for the rights of Muslims." Her husband spends 23 hours a day in a cell.
He is allowed five social visits a month and two phone calls a week.
Imam Al-Amin, who led an Islamic community in Atlanta, is serving life
without parole plus 35 years at the Supermax facility in Florence,
Colo., for the fatal shooting of one Atlanta deputy and wounding of a
second deputy in March 2000.
The imam served five and a half
years in administrative segregation in the state prison at Reidsville,
Mrs. Al-Amin said on Oct. 6, the Supreme Court agreed with
the Georgia Circuit Court of Appeals that the prison administration at
Reidsville violated the imam's first amendment rights by opening his
legal mail and denying visits from his attorney, who is also his wife.
"The state of Georgia must settle financially with my husband, but
they are hiding behind the Prison Litigation Reform Act, which prevents
inmates from getting a large settlement," Mrs. Al-Amin said. "We
consider Imam Jamil to be a prisoner of war," she said.
look at the names of those in Florence with my husband, you would have
to say it is a place for political prisoners," Mrs. Al-Amin added. Also
incarcerated at the federal facility are Dr. Mutulu Shakur
of the Black Liberation Army and the Republic of New Africa;
Sekou Odinga of the Black Liberation Army; Dr. Malachi
Z. York of the Nuwaubian Nation; Imam Malik Khaba
(formerly Jeff Fort), founder of the Blackstone Rangers street gang in
Chicago; Larry Hoover of Growth and Development,
formerly the Gangster Disciple street gang in Chicago. "They refer to
the prison as the `stateside Guantanamo,'" she said.
a journalist who has written extensively on prisons in the U.S., has
made critical observations on the use of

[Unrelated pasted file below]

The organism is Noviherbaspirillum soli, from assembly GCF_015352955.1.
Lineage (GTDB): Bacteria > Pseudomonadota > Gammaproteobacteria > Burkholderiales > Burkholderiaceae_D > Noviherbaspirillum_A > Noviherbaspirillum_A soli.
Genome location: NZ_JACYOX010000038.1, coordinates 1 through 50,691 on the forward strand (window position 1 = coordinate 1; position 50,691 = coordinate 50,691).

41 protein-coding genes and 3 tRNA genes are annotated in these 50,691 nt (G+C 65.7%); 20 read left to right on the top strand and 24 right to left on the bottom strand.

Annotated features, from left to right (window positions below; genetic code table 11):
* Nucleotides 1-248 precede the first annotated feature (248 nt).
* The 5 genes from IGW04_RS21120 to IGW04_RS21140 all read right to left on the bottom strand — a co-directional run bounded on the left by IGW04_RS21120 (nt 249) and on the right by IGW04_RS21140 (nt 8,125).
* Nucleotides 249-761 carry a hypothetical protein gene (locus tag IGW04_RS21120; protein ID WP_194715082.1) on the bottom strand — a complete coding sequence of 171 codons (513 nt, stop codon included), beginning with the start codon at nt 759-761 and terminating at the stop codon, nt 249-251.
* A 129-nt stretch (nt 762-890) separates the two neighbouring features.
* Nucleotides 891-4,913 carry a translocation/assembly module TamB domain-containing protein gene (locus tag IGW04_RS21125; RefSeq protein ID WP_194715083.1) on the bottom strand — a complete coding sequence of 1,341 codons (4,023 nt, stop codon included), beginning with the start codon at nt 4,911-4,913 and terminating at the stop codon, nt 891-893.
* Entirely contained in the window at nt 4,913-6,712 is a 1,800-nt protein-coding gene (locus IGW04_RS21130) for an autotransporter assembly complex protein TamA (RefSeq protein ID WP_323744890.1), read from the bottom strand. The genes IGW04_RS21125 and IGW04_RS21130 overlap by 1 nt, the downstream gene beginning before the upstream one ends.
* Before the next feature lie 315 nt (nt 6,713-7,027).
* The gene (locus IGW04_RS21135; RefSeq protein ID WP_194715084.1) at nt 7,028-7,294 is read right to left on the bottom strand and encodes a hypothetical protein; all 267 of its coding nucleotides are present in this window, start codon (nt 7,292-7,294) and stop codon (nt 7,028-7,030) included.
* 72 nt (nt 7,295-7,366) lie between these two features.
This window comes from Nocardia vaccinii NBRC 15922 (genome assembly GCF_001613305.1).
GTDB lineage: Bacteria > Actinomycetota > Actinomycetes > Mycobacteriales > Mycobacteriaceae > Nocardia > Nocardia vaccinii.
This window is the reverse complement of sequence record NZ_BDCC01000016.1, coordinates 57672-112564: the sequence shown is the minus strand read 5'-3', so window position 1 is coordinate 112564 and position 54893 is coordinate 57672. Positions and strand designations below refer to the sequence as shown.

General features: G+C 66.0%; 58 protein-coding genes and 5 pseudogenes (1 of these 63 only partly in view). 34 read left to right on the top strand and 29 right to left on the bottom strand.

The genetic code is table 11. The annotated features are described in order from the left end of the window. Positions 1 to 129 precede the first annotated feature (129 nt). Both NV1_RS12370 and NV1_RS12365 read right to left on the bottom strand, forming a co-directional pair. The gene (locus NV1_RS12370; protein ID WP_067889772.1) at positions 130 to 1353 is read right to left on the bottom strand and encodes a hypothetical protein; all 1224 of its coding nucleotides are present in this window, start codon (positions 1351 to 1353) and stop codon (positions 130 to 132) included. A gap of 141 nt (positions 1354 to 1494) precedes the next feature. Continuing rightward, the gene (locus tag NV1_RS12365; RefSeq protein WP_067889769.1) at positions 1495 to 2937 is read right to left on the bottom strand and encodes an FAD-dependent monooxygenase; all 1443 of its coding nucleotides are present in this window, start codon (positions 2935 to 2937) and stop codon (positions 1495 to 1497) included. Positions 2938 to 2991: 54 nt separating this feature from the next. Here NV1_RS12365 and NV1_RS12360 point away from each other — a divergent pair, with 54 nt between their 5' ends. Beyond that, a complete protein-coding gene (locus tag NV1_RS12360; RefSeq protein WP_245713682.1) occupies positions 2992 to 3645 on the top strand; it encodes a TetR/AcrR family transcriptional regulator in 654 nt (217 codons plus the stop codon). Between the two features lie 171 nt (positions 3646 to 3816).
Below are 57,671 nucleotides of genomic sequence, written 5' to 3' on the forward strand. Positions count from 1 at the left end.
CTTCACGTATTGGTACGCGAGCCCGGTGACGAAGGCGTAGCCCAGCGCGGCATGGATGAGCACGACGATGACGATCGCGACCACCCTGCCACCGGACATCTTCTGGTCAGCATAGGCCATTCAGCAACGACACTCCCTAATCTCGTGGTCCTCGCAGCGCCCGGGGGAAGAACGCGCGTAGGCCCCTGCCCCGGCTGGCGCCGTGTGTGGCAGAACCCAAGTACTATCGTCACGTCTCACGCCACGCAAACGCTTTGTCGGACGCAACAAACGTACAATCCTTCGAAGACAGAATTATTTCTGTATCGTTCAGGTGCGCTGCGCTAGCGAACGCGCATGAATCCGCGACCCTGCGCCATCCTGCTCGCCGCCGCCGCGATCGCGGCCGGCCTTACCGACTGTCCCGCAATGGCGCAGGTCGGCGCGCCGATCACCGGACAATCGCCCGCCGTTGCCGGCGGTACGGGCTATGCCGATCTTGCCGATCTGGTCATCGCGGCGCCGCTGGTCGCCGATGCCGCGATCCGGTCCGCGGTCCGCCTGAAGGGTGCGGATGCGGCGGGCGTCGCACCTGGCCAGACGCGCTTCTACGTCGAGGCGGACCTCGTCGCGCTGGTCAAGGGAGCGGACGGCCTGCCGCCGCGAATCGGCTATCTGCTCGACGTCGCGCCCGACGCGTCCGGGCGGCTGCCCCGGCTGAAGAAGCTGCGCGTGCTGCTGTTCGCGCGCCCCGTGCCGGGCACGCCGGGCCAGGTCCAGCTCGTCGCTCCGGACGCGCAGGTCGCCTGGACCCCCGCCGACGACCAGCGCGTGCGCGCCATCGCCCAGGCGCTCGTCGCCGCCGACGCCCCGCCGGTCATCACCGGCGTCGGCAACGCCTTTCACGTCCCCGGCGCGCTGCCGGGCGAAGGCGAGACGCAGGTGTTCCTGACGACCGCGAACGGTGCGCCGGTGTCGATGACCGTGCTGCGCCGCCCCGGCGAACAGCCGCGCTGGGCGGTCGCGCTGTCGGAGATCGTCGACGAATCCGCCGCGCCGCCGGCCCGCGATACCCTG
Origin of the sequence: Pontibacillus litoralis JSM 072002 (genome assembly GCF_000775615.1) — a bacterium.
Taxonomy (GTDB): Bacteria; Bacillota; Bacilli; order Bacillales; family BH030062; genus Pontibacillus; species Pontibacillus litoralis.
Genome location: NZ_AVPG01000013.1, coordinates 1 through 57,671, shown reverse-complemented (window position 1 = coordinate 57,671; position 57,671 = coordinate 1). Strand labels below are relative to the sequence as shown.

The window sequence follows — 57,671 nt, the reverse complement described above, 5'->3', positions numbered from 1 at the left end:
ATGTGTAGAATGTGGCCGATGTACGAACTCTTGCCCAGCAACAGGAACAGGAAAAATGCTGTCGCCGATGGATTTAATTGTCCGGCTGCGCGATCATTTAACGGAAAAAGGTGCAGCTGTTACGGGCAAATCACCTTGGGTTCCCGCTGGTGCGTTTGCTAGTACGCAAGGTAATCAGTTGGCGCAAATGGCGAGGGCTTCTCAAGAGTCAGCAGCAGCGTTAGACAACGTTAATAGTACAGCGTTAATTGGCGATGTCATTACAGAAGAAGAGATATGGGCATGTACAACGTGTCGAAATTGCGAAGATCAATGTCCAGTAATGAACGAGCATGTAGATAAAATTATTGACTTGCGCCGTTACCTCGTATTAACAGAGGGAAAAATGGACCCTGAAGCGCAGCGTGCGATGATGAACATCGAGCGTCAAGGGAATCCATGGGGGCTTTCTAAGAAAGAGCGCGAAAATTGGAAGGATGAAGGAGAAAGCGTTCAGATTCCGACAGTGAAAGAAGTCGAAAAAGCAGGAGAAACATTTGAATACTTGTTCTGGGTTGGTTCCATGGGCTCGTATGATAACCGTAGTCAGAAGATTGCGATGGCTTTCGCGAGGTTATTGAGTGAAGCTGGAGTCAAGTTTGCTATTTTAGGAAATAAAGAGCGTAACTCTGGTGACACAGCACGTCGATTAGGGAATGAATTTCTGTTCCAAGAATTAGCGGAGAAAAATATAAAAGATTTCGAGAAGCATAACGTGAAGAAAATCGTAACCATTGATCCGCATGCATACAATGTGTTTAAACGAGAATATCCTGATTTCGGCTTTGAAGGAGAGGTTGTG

solitary confinement. "Supermax
confinement is repulsive, immoral mass torture that is historically
unprecedented. I would also suggest it is illegal under international
law," he told the National Lawyers Guild at its 70th
anniversary convention last October.
Solitary disrupts "profoundly the sense of
personality," meeting the Senate standard for one mark of mental torture
and the Senate recognizes mental torture to be a companion of physical
suffering, Mr. Tapley said.
Over the years political prisoners in
the U.S. have been represented by a battery of politically astute
lawyers, including Chokwe Lumumba, Lynn Stewart, Roger Wareham, Adjoa
Aiyetoro, Ashanti Chimurenga and Michael Tarif Warren.
don't know about the issue of political prisoners and prisoners of war
in the United States," Mr. Warren told The Final Call.
"People must be educated on how the system is violating their eighth
amendment rights. Take for instance, we fought to have Bashir
Hameed moved to a facility with a hospital that would help with
his cancer, but they let him die," Atty. Warren said.
was the New Jersey deputy chairman of the Black Panther Party and a
member of the Black Liberation Army. He was convicted in the 1981 murder
of a New York policeman and attempted murder of his partner. He was
given a 25-year sentence after three trials and died Aug. 30.
"This is a mean spirited system that is only concerned with
retribution, because they
perceive that these people are a threat to the system," Atty. Warren
was the fifth political prisoner to die behind bars in this era,
"Imam Jamil talks all the time
about the need to get the issue of political prisoners back on the front
burner," said Mrs. Al-Amin.